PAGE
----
By my count I’ve covered 50,000 miles, butchered phrases in five languages, eaten roughly 20 bad airline meals and been lucky enough to see some of the most stunning countryside you can imagine in five countries that border three oceans and four seas.
These are pictures from two of the cave complexes I visited in Northern Spain, a stunningly beautiful area near the Bay of Biscayne. The first picture is of El Castillo. Inside this rise of rock lie several cave complexes that wind themselves deep inside. It was in here that I saw some of the most amazing cave art ever painted. The caverns are intricate and filled with mystery. The second picture is of one cave entrance. It’s being excavated. To give you a feel for the scale, look up to the right of the picture about 3/4 of the way. Those are people standing there! Once inside the entrance we almost immediately descended a good 5 to 10 stories, then just kept going deeper. The third image is from another cave complex — Tito Bustillo — and my amateur photography doesn’t do it justice, but look at this beautiful horse, painted here with ochre and charcoal perhaps 20,000 or more years ago by a very talented artist. Imagine how much others in the tribe must have admired the men and women who could conjure such magical images? The last photo gives you a feel for the scale of the cave at Tito Bustillo which ran a good mile into the mountain. That’s the scientist who was escorting me through this remarkable place. It was just me and him, and these ancient symbols and works of art.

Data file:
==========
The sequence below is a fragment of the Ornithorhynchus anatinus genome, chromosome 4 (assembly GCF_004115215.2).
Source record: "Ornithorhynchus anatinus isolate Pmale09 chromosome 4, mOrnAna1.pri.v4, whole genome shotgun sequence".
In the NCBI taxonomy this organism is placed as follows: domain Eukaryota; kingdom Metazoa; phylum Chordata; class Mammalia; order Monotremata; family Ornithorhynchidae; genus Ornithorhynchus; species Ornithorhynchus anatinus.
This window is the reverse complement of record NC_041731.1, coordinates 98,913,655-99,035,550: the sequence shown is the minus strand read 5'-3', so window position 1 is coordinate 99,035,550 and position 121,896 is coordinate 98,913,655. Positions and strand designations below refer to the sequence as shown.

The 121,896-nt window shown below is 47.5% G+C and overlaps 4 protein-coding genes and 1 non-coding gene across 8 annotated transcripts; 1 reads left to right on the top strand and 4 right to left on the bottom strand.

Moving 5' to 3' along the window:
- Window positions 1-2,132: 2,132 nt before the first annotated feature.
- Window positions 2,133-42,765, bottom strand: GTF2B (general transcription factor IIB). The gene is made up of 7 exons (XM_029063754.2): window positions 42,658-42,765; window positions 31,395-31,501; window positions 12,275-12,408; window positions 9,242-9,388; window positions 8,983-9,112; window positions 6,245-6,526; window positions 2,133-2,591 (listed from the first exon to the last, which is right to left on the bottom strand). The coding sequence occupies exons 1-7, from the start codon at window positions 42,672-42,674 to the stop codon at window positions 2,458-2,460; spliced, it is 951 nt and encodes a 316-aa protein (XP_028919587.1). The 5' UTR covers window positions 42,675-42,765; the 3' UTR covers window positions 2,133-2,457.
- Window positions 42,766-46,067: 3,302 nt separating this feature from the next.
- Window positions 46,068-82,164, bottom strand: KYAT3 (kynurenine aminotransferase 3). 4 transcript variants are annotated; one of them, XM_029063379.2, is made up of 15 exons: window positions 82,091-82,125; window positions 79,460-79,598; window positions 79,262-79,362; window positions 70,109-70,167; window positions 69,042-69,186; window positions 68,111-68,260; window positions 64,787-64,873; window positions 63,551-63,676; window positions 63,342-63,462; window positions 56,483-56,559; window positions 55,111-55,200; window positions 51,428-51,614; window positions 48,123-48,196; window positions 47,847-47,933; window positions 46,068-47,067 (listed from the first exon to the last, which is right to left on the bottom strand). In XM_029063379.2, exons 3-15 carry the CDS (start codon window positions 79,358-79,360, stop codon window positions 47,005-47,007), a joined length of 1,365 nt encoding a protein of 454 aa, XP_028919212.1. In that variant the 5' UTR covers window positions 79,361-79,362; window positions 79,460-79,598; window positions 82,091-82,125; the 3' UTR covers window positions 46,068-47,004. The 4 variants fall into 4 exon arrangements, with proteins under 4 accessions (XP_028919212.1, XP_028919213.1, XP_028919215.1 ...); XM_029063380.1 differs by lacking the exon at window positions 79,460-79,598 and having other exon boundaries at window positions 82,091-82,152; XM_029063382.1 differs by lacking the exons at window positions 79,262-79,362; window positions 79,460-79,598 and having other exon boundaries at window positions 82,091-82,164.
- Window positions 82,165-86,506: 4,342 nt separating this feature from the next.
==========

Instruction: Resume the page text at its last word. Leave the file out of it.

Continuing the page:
This creative ability is one reason we are the Last Ape Standing on Earth.
A quick May update on a whacky 5 months.
It’s not every day that your book is reviewed in the New York Times Book Review. It’s especially nice when the review is kind! Here’s the review.
The prestigious Chautauqua Institution has chosen the books that it will feature in its 2013 summer program. We are very honored to announce that Last Ape Standing is among them.
Join Chip — and some of the Pittsburgh region’s most ingenious creative techies — for a party like no other – a mash-up of networking, interactivity and inspiration — and a full night of mixing and mingling.
You might assume that childhood is normal and that most species experience it. They don’t. And it’s a big reason why we are still around today, and Neanderthals and our other cousin species are not (there were 26 of them, at least).
To learn how this happened you can read an excerpt from Last Ape Standing for a limited time here at Scientific American’s website. Visit and comment! We’d love to know what you think!
For a limited time we are giving away three signed first editions of Last Ape Standing. Win a hardback copy of the book book the New Yorker called “engaging” and “fascinating.”
When you talk to yourself, who exactly is doing the talking? Who is doing the listening? Because there is only ONE “you,” right?
On his blog recently NPR’s Robert Krulwich had a few kind words for Last Ape Standing, and expanded on a passage in the book imagining what it must have been like when our direct Homo sapiens ancestors first encountered Neanderthals …